13 7 of 9 (10) You can say this but you can t say that Factual Bases of Expert Opinions Under the new rules, an expert in a criminal or civil case may base her opinion on inadmissible evidence, including hearsay, if the facts are of a type reasonably relied upon by experts in the particular field in forming opinions or inferences upon the subject. New O.C.G.A In a jury trial, the otherwise inadmissible facts upon which the expert relied shall not be disclosed to the jury by the proponent of the opinion or inference unless the court determines that their probative value in assisting the jury to evaluate the expert's opinion substantially outweighs their prejudicial effect. Opposing counsel may inquire into any and all factual bases of an expert s opinion. There is no change in the basic rule that an expert may not be a mere conduit for the opinions of other experts not before the court. Although an expert may base her opinion, in part, on what she learned from other experts, the testifying expert must have, and be able to defend, her own opinion, arrived at independently. Factual Bases of Expert s Opinion Facts Opinion Admissible? May Disclose Facts to Jury? Otherwise admissible Yes Yes Inadmissible BUT reasonably relied upon by experts in field Yes No (unless special showing) Inadmissible and NOT only if facts not No reasonably relied upon essential to opinion by experts in field See, Milich, GEORGIA RULES OF EVIDENCE, 15.5 (West ) COURTROOM HANDBOOK ON GEORGIA EVIDENCE, 2014 ed., Expert Witnesses Examination at Trial (West)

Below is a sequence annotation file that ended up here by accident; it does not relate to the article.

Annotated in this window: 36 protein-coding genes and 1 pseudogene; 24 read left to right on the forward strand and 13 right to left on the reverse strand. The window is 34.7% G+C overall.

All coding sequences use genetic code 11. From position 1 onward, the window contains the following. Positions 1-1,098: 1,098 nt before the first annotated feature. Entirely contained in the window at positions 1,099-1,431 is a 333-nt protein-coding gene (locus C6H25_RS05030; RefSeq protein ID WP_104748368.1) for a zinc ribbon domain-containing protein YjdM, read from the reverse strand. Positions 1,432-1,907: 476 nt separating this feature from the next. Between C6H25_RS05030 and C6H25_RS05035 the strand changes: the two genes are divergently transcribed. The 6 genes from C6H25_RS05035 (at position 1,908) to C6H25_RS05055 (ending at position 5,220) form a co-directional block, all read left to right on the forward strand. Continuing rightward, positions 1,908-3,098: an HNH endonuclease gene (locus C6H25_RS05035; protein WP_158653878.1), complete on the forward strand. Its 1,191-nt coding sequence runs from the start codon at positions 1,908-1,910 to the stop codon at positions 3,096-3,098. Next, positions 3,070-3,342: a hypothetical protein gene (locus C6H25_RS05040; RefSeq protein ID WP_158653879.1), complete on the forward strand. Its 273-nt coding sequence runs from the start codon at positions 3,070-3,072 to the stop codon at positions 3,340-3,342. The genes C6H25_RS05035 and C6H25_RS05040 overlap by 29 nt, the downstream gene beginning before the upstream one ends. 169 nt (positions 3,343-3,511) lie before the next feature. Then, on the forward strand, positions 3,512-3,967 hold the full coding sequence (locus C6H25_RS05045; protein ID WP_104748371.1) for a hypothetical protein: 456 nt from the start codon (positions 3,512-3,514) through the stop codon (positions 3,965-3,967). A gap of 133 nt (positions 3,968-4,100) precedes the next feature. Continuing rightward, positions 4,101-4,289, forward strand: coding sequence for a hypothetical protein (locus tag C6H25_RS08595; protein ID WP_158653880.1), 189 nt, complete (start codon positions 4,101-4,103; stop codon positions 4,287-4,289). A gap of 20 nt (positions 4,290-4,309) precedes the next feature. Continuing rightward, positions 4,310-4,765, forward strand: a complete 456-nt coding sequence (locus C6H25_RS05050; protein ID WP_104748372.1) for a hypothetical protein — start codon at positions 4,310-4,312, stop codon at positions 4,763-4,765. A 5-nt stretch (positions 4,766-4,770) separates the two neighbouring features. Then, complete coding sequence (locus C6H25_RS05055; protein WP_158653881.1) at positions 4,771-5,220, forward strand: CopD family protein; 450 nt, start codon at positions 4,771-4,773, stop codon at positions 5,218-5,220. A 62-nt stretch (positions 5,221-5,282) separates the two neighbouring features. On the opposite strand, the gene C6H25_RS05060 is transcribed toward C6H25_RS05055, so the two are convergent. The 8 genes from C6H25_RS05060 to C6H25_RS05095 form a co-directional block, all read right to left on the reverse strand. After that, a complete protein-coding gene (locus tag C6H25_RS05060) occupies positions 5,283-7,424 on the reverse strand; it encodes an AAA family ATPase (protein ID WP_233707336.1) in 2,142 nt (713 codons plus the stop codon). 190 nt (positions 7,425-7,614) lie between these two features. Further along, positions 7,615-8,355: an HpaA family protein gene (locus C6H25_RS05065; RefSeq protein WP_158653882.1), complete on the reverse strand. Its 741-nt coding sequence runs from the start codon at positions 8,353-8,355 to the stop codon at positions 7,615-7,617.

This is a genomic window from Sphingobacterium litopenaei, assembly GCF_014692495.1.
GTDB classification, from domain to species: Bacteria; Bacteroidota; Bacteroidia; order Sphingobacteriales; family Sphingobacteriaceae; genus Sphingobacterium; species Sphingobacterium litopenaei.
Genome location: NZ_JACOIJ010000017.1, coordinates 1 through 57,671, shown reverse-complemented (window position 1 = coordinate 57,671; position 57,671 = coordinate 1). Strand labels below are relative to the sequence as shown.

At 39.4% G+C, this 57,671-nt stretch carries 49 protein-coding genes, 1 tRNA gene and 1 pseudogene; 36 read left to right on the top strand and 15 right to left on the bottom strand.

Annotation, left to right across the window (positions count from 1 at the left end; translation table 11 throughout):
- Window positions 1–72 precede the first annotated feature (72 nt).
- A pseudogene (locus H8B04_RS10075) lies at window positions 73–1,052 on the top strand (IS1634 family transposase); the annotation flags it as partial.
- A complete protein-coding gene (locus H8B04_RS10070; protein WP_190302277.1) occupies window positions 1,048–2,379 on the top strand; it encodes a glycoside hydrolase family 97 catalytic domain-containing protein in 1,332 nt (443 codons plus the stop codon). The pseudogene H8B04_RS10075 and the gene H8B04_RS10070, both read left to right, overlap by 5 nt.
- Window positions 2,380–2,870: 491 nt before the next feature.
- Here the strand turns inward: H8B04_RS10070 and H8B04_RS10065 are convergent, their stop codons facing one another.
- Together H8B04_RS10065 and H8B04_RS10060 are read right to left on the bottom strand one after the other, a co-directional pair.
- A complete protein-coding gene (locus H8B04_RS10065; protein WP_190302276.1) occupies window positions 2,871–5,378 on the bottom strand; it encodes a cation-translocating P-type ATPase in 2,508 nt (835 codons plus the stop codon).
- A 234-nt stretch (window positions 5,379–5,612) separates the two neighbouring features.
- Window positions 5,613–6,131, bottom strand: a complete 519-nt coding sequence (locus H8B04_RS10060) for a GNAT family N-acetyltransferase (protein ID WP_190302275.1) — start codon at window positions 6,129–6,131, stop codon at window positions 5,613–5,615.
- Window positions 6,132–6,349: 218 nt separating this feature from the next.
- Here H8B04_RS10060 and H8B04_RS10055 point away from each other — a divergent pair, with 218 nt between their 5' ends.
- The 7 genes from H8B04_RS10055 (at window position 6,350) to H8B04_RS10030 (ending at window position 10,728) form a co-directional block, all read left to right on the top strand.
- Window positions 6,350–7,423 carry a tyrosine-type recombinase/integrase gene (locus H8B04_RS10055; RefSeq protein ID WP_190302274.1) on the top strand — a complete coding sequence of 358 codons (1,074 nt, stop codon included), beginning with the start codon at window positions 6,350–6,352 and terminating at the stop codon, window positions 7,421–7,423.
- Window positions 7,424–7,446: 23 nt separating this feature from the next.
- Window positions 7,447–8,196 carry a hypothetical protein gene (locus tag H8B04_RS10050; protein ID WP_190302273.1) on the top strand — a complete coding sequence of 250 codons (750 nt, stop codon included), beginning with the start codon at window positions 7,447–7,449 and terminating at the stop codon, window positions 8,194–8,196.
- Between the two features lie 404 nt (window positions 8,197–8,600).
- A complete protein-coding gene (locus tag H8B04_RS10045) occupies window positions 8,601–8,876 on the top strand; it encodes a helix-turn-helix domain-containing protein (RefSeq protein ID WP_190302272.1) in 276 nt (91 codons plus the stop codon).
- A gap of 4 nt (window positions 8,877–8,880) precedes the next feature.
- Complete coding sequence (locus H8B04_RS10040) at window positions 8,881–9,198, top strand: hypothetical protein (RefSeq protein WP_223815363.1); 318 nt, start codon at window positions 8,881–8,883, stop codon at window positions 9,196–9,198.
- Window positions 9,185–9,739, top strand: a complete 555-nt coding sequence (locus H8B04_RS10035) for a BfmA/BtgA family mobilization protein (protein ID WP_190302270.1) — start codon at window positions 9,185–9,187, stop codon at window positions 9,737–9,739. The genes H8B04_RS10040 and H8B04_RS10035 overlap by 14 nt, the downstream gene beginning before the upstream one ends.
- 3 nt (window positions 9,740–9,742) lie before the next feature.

14 8 of 9 For an overview of 38 significant changes from the old rules to the new rule, see, Georgia s New Evidence Code An Overview, 28 Ga. St.L.Rev. 379 (2012) (may be downloaded for free from the GSU Law Review website) Conversion Table Pre-2013 Georgia Statutes that Have Been Retained and Renumbered (some with modifications) (If a pre-2013 code section from Title 24 is not on the list below, it was abolished) Pre-2013 Statute New 2013 Statute (4) to to to to to to to et seq et seq to to to to to , 21, , 21, to to
15 9 of to to (b) to to to to to to to to to to to to to to to 154 Professor Milich s books: GEORGIA RULES OF EVIDENCE and COURTROOM HANDBOOK ON GEORGIA EVIDENCE are available from: West Publishing